Pam Fessler

Pam Fessler is a correspondent on NPR's National Desk, where she covers poverty, philanthropy, and voting issues.

In her reporting at NPR, Fessler does stories on homelessness, hunger, affordable housing, and income inequality. She reports on what non-profit groups, the government, and others are doing to reduce poverty and how those efforts are working. Her poverty reporting was recognized with a 2011 First Place National Headliner Award.

Fessler also covers elections and voting, including efforts to make voting more accessible, accurate, and secure. She has done countless stories on everything from the debate over state voter identification laws to Russian hacking attempts and long lines at the polls.

After the Sept. 11 terrorist attacks, Fessler became NPR's first Homeland Security correspondent. For seven years, she reported on efforts to tighten security at ports, airports, and borders, and the debate over the impact on privacy and civil rights. She also reported on the government's response to Hurricane Katrina, The 9/11 Commission Report, Social Security, and the Census. Fessler was one of NPR's White House reporters during the Clinton and Bush administrations.

Before becoming a correspondent, Fessler was the acting senior editor on the Washington Desk and NPR's chief election editor. She coordinated all network coverage of the presidential, congressional, and state elections in 1996 and 1998. In her more than 25 years at NPR, Fessler has also been deputy Washington Desk editor and Midwest National Desk editor.

Earlier in her career, she was a senior writer at Congressional Quarterly magazine. Fessler worked there for 13 years as both a reporter and editor, covering tax, budget, and other news. She also worked as a budget specialist at the U.S. Office of Management and Budget, and was a reporter at The Record newspaper in Hackensack, New Jersey.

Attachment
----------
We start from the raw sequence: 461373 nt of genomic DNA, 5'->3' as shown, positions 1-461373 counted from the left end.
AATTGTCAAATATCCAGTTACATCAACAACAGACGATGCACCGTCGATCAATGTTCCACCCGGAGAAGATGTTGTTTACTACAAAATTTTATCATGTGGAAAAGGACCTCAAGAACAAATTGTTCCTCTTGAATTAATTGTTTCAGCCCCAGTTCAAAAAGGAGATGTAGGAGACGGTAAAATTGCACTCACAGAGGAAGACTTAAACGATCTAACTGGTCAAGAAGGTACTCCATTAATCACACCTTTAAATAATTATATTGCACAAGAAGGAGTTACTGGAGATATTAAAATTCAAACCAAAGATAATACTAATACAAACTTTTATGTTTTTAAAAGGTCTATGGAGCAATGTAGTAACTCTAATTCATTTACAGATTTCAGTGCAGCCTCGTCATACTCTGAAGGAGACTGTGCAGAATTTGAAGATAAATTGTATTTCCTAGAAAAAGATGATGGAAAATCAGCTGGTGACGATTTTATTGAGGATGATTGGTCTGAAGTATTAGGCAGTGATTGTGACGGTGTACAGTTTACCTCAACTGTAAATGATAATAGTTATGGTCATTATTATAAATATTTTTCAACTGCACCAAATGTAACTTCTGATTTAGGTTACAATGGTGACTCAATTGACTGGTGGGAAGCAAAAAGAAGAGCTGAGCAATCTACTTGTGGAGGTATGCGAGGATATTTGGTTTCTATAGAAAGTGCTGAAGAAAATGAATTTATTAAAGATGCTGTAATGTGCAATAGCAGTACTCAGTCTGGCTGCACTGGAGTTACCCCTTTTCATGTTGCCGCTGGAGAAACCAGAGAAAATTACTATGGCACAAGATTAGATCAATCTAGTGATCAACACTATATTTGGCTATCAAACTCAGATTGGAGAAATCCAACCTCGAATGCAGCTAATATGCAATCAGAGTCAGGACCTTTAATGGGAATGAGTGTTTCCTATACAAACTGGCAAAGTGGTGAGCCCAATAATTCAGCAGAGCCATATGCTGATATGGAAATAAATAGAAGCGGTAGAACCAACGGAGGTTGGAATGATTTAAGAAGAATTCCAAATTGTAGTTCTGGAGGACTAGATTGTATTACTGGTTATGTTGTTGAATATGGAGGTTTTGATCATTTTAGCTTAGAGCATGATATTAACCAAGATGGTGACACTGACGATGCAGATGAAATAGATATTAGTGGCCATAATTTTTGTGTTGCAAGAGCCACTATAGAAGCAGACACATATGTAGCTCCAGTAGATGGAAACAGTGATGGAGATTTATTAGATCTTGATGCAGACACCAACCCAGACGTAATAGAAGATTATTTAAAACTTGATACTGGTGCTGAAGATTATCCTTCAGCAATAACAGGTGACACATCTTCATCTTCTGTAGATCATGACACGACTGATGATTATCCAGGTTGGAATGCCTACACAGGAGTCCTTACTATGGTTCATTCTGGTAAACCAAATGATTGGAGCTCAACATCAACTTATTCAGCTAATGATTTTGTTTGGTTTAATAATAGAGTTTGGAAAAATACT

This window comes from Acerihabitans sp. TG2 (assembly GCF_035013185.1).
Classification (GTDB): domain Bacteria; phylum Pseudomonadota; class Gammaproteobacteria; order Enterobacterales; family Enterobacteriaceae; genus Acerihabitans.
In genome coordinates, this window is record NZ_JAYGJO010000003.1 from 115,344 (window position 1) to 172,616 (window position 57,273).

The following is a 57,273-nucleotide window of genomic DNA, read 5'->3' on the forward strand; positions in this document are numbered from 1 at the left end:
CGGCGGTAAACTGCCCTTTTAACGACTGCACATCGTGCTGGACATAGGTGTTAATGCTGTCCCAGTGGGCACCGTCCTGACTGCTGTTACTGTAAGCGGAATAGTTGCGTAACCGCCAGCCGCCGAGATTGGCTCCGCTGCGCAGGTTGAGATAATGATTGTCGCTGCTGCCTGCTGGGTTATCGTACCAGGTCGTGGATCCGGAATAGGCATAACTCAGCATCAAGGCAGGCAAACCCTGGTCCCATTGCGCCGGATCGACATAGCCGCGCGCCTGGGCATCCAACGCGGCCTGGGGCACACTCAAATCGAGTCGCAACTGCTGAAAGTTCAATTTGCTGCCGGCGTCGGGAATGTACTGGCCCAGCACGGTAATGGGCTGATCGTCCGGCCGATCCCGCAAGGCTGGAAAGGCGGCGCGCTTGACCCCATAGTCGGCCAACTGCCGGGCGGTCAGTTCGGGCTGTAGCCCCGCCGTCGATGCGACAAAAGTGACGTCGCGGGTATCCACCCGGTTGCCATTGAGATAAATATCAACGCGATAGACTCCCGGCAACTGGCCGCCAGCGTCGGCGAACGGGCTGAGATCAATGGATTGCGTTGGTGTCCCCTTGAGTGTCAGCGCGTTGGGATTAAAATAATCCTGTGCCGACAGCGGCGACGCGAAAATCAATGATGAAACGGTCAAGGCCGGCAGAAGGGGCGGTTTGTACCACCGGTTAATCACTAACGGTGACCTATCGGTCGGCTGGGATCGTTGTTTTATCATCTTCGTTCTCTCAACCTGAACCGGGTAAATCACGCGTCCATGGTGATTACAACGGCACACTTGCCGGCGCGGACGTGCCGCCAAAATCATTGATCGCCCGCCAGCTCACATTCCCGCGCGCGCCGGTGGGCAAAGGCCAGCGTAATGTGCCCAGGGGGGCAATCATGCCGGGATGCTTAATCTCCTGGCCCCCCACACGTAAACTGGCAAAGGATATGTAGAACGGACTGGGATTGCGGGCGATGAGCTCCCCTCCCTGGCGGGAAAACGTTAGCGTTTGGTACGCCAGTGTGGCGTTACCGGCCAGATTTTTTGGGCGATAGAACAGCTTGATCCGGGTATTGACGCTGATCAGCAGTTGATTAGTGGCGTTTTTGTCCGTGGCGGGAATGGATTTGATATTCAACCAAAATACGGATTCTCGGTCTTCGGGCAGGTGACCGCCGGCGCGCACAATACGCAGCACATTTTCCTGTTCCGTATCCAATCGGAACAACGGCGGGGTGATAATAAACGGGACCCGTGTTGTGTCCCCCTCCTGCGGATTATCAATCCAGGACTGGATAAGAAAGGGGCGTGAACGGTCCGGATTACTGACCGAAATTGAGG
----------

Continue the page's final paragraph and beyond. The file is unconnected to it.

Fessler has a master's of public administration from the Maxwell School at Syracuse University and a bachelor's degree from Douglass College in New Jersey.

The U.S. poverty rate declined slightly last year, but finally fell below the 2007 level, right before the Great Recession pushed millions of Americans out of work and into financial distress.

The improving economy was a key factor in the decline. The U.S. Census Bureau noted in its annual report on income and poverty that there were 2.3 million more full-time, year-round workers last year and that median earnings for all such workers rose by more than three percent.

Millions of families in the U.S. struggled to get enough food to eat last year, but conditions appear to be getting better as the economy improves.

In a new report released Wednesday, the U.S. Department of Agriculture says that about 11 percent of households — just over 14 million — had trouble putting enough food on the table last year and that in about 4 percent of households, someone went hungry because there was not enough money to buy food.

With five months before primary season begins, election officials around the country are busy buying new voting equipment.